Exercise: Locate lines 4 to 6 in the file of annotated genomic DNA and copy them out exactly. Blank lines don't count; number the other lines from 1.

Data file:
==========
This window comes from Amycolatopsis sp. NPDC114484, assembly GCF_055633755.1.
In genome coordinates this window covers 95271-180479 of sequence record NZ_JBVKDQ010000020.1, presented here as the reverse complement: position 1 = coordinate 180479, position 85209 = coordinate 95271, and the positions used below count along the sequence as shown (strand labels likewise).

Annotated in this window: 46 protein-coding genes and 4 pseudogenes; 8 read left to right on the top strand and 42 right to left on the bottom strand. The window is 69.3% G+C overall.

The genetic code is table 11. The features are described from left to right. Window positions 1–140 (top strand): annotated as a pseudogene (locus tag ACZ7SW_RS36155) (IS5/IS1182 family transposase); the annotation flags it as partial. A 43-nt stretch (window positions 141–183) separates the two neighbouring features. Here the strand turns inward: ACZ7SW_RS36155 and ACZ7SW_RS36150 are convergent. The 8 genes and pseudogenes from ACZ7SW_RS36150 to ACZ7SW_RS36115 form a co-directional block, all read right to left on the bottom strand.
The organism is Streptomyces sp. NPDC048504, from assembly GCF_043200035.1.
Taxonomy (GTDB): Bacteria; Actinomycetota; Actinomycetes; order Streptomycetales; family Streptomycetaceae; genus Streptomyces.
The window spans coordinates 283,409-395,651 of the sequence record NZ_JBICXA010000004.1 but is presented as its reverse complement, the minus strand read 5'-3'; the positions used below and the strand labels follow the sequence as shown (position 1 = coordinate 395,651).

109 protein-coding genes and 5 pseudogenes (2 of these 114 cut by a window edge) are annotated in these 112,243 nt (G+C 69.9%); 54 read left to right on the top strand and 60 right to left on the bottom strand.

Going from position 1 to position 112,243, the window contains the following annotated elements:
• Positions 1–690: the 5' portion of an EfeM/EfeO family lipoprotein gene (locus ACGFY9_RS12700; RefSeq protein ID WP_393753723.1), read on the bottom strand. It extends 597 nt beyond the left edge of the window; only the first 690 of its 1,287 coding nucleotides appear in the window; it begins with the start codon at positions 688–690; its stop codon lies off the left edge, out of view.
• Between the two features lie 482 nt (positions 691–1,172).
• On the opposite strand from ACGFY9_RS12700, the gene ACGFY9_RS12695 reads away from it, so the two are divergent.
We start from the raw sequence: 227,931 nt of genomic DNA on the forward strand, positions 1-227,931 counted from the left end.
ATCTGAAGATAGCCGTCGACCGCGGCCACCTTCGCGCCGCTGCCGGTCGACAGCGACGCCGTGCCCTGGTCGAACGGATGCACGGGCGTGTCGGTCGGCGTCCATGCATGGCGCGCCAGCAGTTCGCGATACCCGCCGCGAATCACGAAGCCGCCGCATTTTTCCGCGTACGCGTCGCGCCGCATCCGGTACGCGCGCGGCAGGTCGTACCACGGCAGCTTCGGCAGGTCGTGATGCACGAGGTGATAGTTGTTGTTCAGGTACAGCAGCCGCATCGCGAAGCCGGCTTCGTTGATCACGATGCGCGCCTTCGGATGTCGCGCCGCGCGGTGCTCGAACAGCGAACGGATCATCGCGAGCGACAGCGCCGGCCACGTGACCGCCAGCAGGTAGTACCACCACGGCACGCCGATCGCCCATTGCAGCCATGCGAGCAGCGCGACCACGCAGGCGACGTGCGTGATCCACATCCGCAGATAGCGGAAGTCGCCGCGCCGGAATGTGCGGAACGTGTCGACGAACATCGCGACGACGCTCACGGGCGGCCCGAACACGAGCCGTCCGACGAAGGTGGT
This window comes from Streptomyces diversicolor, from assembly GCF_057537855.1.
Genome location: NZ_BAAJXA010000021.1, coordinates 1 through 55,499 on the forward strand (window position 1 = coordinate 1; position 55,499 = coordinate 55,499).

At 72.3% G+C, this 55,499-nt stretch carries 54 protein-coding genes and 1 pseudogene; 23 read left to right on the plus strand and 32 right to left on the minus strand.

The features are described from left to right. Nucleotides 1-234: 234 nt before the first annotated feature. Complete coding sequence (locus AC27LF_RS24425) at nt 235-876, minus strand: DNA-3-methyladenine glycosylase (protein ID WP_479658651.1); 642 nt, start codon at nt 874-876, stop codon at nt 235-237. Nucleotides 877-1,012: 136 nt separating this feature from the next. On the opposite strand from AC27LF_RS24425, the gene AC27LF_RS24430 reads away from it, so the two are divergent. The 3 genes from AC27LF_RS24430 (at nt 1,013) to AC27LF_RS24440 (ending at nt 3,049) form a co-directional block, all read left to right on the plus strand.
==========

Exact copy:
The genetic code is table 11. The features are described from left to right. Window positions 1–140 (top strand): annotated as a pseudogene (locus tag ACZ7SW_RS36155) (IS5/IS1182 family transposase); the annotation flags it as partial. A 43-nt stretch (window positions 141–183) separates the two neighbouring features. Here the strand turns inward: ACZ7SW_RS36155 and ACZ7SW_RS36150 are convergent. The 8 genes and pseudogenes from ACZ7SW_RS36150 to ACZ7SW_RS36115 form a co-directional block, all read right to left on the bottom strand.
The organism is Streptomyces sp. NPDC048504, from assembly GCF_043200035.1.
Taxonomy (GTDB): Bacteria; Actinomycetota; Actinomycetes; order Streptomycetales; family Streptomycetaceae; genus Streptomyces.